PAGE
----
‘Hitler Tactics’ Joan Meyer: Kansas Newspaper Co-Owner Who Denounced Police Raid – Passed Away the Next day

Kansas newspaper raid

Publisher’s Note: I was stunned to see the story of the raid by police upon the Marion County Record, a local newspaper. Marion is a city in, and the county seat of marion County, Kansas, the population of the city was 1,922 in 2020
I was reminded of the quote by Pastor Martin Niemoller,

First they came for the socialists, and I did not speak out—because I was not a socialist.

Then they came for the trade unionists, and I did not speak out—because I was not a trade unionist.

Then they came for the Jews, and I did not speak out—because I was not a Jew.

Then they came for me—and there was no one left to speak for me.

—Martin Niemöller

This quote was by  Martin Niemöller, a prominent German pastor. It is often mistakenly referred to as a poem. First They Came Martin Niemoller

After World War II, Pastor Niemöller openly spoke about his own early involvement in Nazism and his eventual change of heart. Niemoller’s powerful words about guilt and responsibility still resonate with the world today.

Our Constitution, especially our First Amendment rights are slowly under attack. Just last week a young African-American Nashville woman was telling me she wrote an op-ed, yet Gannett Newspaper would not print what she wrote — Sadly, I wasn’t surprised. I asked her to send it to me and I would post here here in the Tennessee Ledger.


Kansas authorities have announced the withdrawal of a controversial search warrant that had been executed at a local Kansas newspaper office. The decision comes after a thorough review of the situation by Marion County Attorney Joel Ensey, who concluded that the evidence presented did not establish a legally sufficient connection between the alleged crime and the locations searched, nor the items seized.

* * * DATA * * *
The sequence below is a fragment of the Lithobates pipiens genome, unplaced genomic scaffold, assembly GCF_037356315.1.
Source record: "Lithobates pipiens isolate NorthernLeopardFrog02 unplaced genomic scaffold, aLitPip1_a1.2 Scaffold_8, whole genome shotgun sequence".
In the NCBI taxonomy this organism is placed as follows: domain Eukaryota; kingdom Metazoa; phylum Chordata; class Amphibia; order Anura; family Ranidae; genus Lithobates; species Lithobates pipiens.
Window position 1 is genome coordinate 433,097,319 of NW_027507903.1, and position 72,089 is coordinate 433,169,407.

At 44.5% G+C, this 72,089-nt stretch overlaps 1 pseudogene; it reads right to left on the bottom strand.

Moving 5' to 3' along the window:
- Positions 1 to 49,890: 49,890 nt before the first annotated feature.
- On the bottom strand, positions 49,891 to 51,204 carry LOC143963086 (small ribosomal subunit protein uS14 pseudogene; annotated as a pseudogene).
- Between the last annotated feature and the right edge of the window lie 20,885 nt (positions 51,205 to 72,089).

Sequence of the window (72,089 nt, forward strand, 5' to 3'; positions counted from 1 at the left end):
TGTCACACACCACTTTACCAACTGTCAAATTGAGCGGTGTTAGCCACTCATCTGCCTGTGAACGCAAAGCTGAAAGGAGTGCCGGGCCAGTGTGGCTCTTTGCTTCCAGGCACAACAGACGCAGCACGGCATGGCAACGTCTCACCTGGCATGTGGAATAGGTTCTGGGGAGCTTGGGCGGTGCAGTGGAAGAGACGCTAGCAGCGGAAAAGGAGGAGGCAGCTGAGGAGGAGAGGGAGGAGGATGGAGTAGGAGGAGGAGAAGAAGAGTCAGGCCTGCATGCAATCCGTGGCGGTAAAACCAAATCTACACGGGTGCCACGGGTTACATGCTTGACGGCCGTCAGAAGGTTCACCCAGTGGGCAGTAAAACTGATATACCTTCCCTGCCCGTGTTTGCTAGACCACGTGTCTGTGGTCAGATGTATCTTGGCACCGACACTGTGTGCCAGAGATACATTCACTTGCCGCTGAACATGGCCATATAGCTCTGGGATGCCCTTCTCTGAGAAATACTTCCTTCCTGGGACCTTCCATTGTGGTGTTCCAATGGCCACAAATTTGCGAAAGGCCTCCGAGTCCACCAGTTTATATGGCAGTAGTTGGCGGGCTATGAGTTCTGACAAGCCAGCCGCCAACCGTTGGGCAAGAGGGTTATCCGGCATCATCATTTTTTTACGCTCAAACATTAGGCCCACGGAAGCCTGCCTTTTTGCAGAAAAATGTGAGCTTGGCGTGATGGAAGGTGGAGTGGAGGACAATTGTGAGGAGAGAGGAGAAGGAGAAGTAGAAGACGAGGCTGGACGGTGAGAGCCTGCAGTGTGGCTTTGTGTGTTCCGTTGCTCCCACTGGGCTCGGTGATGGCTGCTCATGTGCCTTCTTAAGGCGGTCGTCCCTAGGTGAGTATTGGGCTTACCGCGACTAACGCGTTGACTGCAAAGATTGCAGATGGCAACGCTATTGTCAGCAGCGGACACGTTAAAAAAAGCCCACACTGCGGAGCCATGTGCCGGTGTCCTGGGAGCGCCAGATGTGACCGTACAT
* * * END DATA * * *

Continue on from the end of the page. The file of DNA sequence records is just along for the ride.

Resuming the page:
Last Friday, the office of the Marion County Record, a local newspaper, found itself at the center of a high-profile incident when law enforcement executed a search warrant. The targets of the raid included publisher Eric Meyer and his mother, along with the residence of vice-mayor Ruth Herbel. The operation resulted in the confiscation of computers, cellphones, and journalistic materials.

The swift and unexpected search sent shockwaves through the community, sparking intense debates over freedom of the press and the extent of law enforcement’s actions. Critics drew parallels between the seizure and tactics employed by authoritarian regimes, asserting that the move encroached upon the fundamental rights protected by the first amendment.

The implications of this incident reverberated beyond local boundaries. On Sunday, a joint response from over 30 news organizations and the Reporters Committee for Freedom of the Press was directed at the Marion police department. In this letter, signatories expressed their concern and dismay, questioning the rationale behind the extensive and intrusive search. They voiced a sentiment shared by many: the scale of the operation appeared disproportionate to the circumstances at hand.